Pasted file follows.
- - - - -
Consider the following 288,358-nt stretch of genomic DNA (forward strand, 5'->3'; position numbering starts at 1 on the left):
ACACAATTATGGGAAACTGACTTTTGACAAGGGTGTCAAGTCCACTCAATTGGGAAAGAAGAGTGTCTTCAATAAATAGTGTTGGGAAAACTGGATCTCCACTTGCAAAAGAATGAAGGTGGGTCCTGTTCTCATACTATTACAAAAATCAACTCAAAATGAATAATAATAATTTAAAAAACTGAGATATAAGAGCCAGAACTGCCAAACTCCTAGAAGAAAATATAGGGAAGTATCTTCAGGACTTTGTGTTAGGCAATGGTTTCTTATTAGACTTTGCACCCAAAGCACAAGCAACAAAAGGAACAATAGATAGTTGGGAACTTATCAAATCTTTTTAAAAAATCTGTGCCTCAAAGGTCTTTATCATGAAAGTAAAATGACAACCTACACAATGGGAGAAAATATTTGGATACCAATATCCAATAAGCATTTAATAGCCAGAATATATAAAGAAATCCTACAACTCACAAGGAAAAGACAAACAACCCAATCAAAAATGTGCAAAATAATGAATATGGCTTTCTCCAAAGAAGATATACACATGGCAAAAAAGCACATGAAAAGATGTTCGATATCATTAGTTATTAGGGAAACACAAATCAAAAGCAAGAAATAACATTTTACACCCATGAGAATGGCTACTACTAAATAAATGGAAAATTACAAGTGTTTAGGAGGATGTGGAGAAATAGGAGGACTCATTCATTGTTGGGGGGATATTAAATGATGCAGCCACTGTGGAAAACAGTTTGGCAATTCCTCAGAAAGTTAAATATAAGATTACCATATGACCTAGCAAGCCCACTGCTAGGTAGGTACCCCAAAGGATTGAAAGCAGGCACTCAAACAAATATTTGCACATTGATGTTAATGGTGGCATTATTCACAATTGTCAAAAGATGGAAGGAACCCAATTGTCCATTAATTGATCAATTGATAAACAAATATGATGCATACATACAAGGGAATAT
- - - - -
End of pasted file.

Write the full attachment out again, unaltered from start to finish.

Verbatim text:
Consider the following 288,358-nt stretch of genomic DNA (forward strand, 5'->3'; position numbering starts at 1 on the left):
ACACAATTATGGGAAACTGACTTTTGACAAGGGTGTCAAGTCCACTCAATTGGGAAAGAAGAGTGTCTTCAATAAATAGTGTTGGGAAAACTGGATCTCCACTTGCAAAAGAATGAAGGTGGGTCCTGTTCTCATACTATTACAAAAATCAACTCAAAATGAATAATAATAATTTAAAAAACTGAGATATAAGAGCCAGAACTGCCAAACTCCTAGAAGAAAATATAGGGAAGTATCTTCAGGACTTTGTGTTAGGCAATGGTTTCTTATTAGACTTTGCACCCAAAGCACAAGCAACAAAAGGAACAATAGATAGTTGGGAACTTATCAAATCTTTTTAAAAAATCTGTGCCTCAAAGGTCTTTATCATGAAAGTAAAATGACAACCTACACAATGGGAGAAAATATTTGGATACCAATATCCAATAAGCATTTAATAGCCAGAATATATAAAGAAATCCTACAACTCACAAGGAAAAGACAAACAACCCAATCAAAAATGTGCAAAATAATGAATATGGCTTTCTCCAAAGAAGATATACACATGGCAAAAAAGCACATGAAAAGATGTTCGATATCATTAGTTATTAGGGAAACACAAATCAAAAGCAAGAAATAACATTTTACACCCATGAGAATGGCTACTACTAAATAAATGGAAAATTACAAGTGTTTAGGAGGATGTGGAGAAATAGGAGGACTCATTCATTGTTGGGGGGATATTAAATGATGCAGCCACTGTGGAAAACAGTTTGGCAATTCCTCAGAAAGTTAAATATAAGATTACCATATGACCTAGCAAGCCCACTGCTAGGTAGGTACCCCAAAGGATTGAAAGCAGGCACTCAAACAAATATTTGCACATTGATGTTAATGGTGGCATTATTCACAATTGTCAAAAGATGGAAGGAACCCAATTGTCCATTAATTGATCAATTGATAAACAAATATGATGCATACATACAAGGGAATAT